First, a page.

Destiny's launch trailer proudly notes that it won 180 awards and nominations prior to its launch. However, the game ended up receiving lukewarm reviews. What happened there?

Games publications have a long tradition of giving out awards to the best games at E3 and conventions. It's easy to see why this has become a standard practice. Everyone wants to be the first to champion the next big thing or that game no one's giving enough attention. There's no stronger way to state your affection than to hand it an award.

I'm not sure that these awards have any benefit to readers, though. When a game racks up dozens of awards before it's even in stores, this only really tells you two things:

1) People think this game won't suck for some reason.
2) The marketing team should get raises.

Make no mistake: winning 180 awards before your game even hits stores is a triumph. However, it's a success belonging to those whose job is hyping that game. The people who create the trailers, determine how the information is rolled out to the public, and decide what the hands-on demos will consist of. Their job is to make sure everything you know about the game prior to launch is positive, and that everything you don't know about the game is a source of hope rather than skepticism.

"We don't know anything about the multiplayer yet," a preview might say. "But if it's anything like the single-player, we're in for a treat!"

When a game wins an E3 award, what that really means is that it made a great first impression on a publication. We don't know what that first impression actually consisted of, though. The Game Critic Awards, voted on by critics from several different outlets, restrict most of their E3 awards to games with playable demos. They do make exceptions for "special commendations" for graphics, innovation, or sound design though. Other publications may have similar policies, though they rarely spell this out.

Still, even if we know that awards were given based on hands-on previews, then we're still left with questions:
  • How long was the demo?
  • What features were included in the demo?
  • What features were missing?
Because games come in all shapes and sizes, there's no standard length or format for a demo. A demo for Call of Duty: Advanced Warfare could consist of a 20-minute multiplayer match against other E3 attendees while an Assassin's Creed Unity could be a 15-minute mission from the campaign. These small samples from two very different games are then somehow weighed against each other when it comes time to dole out awards. The winner may be determined simply by which studio chose the better slice of their game for the demo.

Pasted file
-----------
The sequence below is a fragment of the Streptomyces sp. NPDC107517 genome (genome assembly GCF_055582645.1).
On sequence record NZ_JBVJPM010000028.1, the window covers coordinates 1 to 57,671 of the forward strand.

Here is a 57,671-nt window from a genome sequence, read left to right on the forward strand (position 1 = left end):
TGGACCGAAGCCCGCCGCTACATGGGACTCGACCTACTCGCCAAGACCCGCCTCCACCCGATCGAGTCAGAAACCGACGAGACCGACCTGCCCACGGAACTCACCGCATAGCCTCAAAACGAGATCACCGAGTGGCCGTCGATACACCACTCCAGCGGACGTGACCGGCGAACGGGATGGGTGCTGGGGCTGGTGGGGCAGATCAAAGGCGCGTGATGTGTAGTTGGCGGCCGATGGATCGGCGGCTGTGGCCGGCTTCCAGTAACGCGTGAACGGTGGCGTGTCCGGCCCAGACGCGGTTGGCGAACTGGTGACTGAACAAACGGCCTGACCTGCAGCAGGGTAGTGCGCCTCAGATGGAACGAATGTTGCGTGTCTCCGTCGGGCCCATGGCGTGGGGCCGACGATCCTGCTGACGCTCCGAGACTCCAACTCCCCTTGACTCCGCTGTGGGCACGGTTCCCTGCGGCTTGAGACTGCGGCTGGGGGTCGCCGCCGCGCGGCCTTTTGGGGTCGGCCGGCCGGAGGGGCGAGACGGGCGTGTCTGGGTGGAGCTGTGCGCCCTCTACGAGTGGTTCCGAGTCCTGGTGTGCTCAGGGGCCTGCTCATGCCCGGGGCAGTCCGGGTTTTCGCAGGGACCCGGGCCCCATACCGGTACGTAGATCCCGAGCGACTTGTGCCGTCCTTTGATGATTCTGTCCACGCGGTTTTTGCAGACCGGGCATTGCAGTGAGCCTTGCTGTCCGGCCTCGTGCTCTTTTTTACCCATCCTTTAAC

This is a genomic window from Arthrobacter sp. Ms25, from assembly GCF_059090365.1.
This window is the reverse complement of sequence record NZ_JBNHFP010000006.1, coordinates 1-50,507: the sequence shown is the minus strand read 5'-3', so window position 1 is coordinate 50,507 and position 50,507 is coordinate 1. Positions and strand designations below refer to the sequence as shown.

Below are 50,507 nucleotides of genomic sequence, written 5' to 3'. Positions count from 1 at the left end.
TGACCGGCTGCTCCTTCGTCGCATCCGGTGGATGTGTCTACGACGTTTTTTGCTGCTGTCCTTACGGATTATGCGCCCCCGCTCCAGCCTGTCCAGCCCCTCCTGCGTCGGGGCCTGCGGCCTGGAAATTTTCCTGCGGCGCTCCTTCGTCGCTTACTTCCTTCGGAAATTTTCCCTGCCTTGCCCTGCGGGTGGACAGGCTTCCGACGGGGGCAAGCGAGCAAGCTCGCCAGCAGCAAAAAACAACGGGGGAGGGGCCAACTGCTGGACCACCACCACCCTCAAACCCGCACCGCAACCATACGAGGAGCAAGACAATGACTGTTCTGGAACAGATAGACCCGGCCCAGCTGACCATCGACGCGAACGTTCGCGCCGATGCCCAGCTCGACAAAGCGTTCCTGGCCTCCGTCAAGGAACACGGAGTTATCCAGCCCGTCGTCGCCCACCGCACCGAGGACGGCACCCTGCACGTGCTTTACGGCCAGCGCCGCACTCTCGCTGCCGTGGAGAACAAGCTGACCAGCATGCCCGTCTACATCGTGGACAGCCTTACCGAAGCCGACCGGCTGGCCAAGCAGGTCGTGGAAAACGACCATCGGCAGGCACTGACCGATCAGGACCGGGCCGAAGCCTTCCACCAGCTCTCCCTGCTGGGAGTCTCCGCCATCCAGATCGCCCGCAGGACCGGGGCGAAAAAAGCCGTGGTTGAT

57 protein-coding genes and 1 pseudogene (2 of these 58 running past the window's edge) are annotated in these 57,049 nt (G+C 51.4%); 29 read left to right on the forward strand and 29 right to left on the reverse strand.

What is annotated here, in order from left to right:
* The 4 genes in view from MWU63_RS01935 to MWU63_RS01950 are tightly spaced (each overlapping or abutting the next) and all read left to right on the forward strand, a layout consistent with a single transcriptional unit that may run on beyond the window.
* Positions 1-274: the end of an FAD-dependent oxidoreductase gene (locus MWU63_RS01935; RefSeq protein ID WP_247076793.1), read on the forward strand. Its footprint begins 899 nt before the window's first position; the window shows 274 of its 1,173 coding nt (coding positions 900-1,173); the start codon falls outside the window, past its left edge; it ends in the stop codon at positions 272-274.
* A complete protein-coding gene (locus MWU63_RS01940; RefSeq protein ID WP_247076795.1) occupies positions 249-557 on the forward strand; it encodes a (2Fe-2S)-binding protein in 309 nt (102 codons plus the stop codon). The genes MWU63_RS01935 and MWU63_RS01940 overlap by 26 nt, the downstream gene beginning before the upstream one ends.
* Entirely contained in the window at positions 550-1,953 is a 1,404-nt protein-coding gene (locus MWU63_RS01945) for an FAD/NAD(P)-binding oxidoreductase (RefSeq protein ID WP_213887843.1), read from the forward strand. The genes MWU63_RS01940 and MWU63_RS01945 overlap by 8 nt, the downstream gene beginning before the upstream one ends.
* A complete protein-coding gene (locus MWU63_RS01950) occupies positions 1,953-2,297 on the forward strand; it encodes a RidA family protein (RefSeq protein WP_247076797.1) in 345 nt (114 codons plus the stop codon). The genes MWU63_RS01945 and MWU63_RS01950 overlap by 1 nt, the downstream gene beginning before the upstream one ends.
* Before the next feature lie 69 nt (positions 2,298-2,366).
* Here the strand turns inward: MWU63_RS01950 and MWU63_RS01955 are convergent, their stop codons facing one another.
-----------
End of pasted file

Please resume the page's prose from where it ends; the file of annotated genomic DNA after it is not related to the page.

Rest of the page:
What makes awards' significance even harder to gauge is that every publication gives out a different amount of awards. GameSpot recognized 15 games from E3 2014. IGN gave out 20 awards, but also announced dozens of runners up or nominees. Game Informer and Polygon doled out 21 awards apiece. Some sites break down their awards by genre or platform, while some don't.

Once these awards are aggregated together by a publisher for their new trailer, all of this meaningful information is stripped out. When Activision says that Destiny won 180 awards or nominations, that total could include a graphics award for a hands-off preview, a Best Shooter award based on a campaign demo, and a nomination in the Best PS4 category for a multiplayer test. Huge honors and participation trophies alike just become part of a pile of 180. It's an impressive number but one without any specific meaning beyond "People had good feelings about our game 180 times."

I understand that sites want to praise games that are shaping up great. It's natural as a gamer to be excited for an upcoming release and to want to share that enthusiasm with their audience. Awards for E3 and other convention showings don't properly communicate a game's worth to consumers, though. Critics' opinions on a game are simply reduced to a tally of accolades without context. Why let your complex feelings on a game get reduced to a mere statistic?

The only beneficiary in this tradition is the publisher, who gets medals and ribbons for their game before it even hits stores. The customer thinks this award sticker means the game is good. However, these accolades say more about the quality of the marketing team rather than the quality of the game.

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